Conrad nears completion of double-ended ferry for Texas
Conrad Industries , Morgan City, La., is putting the finishing touches on a new 263’3″ × 62’11” × 15’6″, 500-passenger, 70-vehicle ferry for the Texas Department of Transportation (TxDOT).
The John W. Johnson will be the sixth vessel in the fleet of ferries that operates on Galveston Bay between Galveston Island and Port Bolivar. The free ferry service is the only way motorists can cross the waterway between the Bolivar Peninsula and Galveston Island, a 2.7-mile trip.
The new ferry will be capable of carrying eight 18-wheel trucks weighing 80,000 lbs. each. Like the other five ferries in the fleet, the John W. Johnson is double-ended with a pilothouse on each end.
Four of the five ferries in the fleet feature Voith Schneider cycloidal propulsion systems. Vertical cycloidal propulsors at both ends of the boats provide excellent maneuverability.
The John W. Johnson , however, has conventional, ducted propellers powered by a diesel-electric system that features a RACCI -designed variable frequency drive with Siemens equipment. Primary power consists of two GE V228 Tier 2 diesel engines. The engines each produce 1,728 hp at 900 rpm and drive the AVK alternators that supply juice to electric propulsion motors – two on each end. Lufkin gearboxes turn shafts with 5-bladed, Kaplan-style Rice wheels in nozzles. The new ferry’s running speed is 13.5 knots.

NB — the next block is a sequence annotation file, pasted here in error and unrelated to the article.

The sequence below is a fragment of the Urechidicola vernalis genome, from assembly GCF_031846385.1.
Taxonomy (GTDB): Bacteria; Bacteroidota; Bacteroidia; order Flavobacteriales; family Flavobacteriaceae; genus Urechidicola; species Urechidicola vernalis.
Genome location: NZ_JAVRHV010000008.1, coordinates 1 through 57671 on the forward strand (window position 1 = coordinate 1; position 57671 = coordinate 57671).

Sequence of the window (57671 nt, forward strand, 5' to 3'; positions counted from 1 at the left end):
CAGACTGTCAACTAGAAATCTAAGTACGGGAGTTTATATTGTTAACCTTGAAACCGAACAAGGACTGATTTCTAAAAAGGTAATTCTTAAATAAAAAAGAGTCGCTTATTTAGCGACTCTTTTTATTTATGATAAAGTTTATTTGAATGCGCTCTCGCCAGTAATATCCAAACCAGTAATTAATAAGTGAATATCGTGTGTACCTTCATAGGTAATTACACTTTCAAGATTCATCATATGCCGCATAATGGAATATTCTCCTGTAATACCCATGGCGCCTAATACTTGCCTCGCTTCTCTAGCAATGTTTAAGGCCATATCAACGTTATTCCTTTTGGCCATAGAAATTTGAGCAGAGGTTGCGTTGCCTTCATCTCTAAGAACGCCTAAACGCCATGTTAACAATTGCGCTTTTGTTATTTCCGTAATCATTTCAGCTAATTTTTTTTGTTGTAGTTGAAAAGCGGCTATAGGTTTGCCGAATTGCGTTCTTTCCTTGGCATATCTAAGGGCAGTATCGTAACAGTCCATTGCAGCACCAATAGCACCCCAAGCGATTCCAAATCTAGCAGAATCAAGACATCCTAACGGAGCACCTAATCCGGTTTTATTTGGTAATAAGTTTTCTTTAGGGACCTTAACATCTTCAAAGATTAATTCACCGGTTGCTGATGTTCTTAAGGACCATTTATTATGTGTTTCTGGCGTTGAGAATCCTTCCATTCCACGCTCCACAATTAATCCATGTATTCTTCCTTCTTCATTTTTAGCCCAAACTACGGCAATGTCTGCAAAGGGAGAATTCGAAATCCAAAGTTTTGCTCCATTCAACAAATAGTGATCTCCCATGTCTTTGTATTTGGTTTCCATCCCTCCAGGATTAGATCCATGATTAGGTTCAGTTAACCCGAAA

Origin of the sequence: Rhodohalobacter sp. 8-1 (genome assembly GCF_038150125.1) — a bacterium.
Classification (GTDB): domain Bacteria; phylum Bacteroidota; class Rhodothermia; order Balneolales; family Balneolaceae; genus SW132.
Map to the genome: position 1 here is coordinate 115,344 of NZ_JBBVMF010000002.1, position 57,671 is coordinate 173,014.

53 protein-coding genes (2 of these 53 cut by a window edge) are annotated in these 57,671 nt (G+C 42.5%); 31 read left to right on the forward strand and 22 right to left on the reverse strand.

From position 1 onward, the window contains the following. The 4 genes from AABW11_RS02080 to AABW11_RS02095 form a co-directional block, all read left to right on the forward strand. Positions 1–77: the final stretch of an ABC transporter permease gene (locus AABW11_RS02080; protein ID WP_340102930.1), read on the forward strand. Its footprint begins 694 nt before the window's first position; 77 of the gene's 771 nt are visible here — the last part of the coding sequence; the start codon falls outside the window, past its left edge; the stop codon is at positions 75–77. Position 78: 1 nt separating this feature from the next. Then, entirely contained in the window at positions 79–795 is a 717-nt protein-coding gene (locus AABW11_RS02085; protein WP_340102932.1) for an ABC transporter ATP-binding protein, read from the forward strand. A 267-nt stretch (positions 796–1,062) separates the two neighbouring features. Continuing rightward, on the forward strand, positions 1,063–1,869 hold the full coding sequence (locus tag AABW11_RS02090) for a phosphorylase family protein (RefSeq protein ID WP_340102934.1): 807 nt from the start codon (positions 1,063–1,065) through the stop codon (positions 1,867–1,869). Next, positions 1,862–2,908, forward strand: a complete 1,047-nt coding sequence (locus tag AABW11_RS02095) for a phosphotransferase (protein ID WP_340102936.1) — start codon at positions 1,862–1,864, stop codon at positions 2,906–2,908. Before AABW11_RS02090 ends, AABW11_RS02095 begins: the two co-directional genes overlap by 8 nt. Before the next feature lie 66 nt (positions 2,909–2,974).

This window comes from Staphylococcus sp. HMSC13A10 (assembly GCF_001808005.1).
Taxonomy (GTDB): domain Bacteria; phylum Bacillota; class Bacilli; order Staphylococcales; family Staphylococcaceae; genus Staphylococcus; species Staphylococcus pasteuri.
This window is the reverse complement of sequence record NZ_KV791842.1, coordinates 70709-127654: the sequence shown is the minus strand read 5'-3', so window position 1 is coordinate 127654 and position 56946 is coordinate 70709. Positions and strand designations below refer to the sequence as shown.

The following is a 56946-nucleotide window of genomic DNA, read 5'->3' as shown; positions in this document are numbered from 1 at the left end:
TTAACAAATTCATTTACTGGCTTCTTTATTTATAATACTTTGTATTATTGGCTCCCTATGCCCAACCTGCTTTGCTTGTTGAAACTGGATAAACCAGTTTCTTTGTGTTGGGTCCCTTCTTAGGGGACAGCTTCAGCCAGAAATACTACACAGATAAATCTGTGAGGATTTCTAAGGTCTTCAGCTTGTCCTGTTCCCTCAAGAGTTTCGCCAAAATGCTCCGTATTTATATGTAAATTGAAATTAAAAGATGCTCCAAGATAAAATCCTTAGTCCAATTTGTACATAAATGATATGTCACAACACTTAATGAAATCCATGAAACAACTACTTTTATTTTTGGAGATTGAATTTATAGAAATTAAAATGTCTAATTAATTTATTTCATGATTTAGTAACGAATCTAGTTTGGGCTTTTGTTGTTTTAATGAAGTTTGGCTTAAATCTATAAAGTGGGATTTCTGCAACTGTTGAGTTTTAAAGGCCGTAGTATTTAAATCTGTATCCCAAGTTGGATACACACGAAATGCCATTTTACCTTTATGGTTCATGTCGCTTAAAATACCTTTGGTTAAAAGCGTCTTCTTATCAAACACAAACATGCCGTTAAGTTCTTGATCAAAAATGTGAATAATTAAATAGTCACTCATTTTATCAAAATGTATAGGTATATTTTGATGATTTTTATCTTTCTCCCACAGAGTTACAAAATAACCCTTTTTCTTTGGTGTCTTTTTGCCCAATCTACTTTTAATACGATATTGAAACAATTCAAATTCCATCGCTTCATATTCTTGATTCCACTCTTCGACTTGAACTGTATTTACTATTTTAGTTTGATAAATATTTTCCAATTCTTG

“This vessel is a radical departure from the Voith Schneider vessels,” said Mark Rodriguez, TxDOT’s engineer/maintenance supervisor in Galveston. “The Voith Schneider vessels are very maneuverable, but the maintenance costs are much higher.”
To improve maneuverability, three high-aspect-ratio rudders will be used on either end of the new ferry.
Houston-based Alan C. McClure Associates and Schuler & Allan handled the design of the John W. Johnson .
“This was our first ferry for the state of Texas, so we partnered with Schuler & Allan,” said Darrel Harvey, Alan C. McClure’s vice president. “They were very prominent during the initial phase, and we hope our collaboration with them on this project is the first of many more to come.” – Ken Hocke